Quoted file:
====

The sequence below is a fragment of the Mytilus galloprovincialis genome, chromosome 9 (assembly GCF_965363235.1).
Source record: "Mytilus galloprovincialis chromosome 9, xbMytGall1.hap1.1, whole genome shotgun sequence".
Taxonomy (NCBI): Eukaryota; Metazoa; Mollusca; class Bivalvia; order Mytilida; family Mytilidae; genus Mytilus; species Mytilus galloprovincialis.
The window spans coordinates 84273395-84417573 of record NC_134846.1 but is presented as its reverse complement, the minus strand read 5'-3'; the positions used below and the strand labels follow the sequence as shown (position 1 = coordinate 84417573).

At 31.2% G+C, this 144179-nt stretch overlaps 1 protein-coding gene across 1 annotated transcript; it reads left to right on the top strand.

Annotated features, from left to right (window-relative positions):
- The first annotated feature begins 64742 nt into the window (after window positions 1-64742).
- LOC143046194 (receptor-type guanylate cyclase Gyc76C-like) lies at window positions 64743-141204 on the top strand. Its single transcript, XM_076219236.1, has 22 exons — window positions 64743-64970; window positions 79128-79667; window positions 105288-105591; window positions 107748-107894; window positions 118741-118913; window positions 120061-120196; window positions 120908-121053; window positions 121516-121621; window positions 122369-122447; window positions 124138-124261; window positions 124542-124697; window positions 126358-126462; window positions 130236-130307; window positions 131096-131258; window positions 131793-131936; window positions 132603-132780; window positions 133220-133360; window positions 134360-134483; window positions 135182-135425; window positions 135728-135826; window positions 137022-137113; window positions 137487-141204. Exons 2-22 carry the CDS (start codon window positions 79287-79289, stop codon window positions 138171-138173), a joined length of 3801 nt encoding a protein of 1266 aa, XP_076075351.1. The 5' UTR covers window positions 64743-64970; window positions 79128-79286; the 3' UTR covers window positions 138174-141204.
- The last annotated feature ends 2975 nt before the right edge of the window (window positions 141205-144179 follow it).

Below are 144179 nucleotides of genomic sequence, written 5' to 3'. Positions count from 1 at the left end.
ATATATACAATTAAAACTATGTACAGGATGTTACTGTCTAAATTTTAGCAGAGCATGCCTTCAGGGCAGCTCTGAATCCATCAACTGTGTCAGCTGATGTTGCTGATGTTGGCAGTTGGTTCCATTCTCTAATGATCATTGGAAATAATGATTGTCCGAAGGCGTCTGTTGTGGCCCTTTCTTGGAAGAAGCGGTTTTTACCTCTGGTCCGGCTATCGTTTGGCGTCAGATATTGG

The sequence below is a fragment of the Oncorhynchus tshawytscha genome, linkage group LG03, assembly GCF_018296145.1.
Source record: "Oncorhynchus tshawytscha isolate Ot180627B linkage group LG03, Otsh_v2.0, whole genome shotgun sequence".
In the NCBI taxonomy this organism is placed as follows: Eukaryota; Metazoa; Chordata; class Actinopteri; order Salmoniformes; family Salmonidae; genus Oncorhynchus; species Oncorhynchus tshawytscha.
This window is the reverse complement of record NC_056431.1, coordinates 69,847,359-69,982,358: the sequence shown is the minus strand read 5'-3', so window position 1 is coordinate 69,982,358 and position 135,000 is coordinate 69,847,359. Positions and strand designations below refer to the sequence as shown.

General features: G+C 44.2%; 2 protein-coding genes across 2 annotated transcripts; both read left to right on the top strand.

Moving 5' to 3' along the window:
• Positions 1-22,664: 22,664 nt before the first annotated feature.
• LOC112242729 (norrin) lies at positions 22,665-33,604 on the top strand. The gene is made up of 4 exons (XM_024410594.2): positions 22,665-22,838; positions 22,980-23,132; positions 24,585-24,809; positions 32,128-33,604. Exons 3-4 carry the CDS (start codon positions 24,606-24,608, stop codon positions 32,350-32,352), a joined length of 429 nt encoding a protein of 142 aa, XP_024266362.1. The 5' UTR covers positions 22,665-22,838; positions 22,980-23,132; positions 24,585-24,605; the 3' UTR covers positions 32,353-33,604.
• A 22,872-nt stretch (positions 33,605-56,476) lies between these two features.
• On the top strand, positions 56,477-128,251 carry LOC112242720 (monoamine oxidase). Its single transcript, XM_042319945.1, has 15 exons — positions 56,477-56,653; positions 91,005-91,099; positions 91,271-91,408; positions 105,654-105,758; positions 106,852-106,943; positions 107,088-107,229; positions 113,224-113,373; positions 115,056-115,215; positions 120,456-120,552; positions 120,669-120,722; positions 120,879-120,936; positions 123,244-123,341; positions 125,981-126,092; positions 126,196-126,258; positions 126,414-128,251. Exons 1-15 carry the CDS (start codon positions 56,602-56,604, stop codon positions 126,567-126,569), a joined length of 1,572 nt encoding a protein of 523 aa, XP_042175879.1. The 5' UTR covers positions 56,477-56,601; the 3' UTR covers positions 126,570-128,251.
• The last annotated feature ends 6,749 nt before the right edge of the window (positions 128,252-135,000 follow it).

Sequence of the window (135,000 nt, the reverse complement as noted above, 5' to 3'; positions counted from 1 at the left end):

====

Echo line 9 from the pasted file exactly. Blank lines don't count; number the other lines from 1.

- The last annotated feature ends 2975 nt before the right edge of the window (window positions 141205-144179 follow it).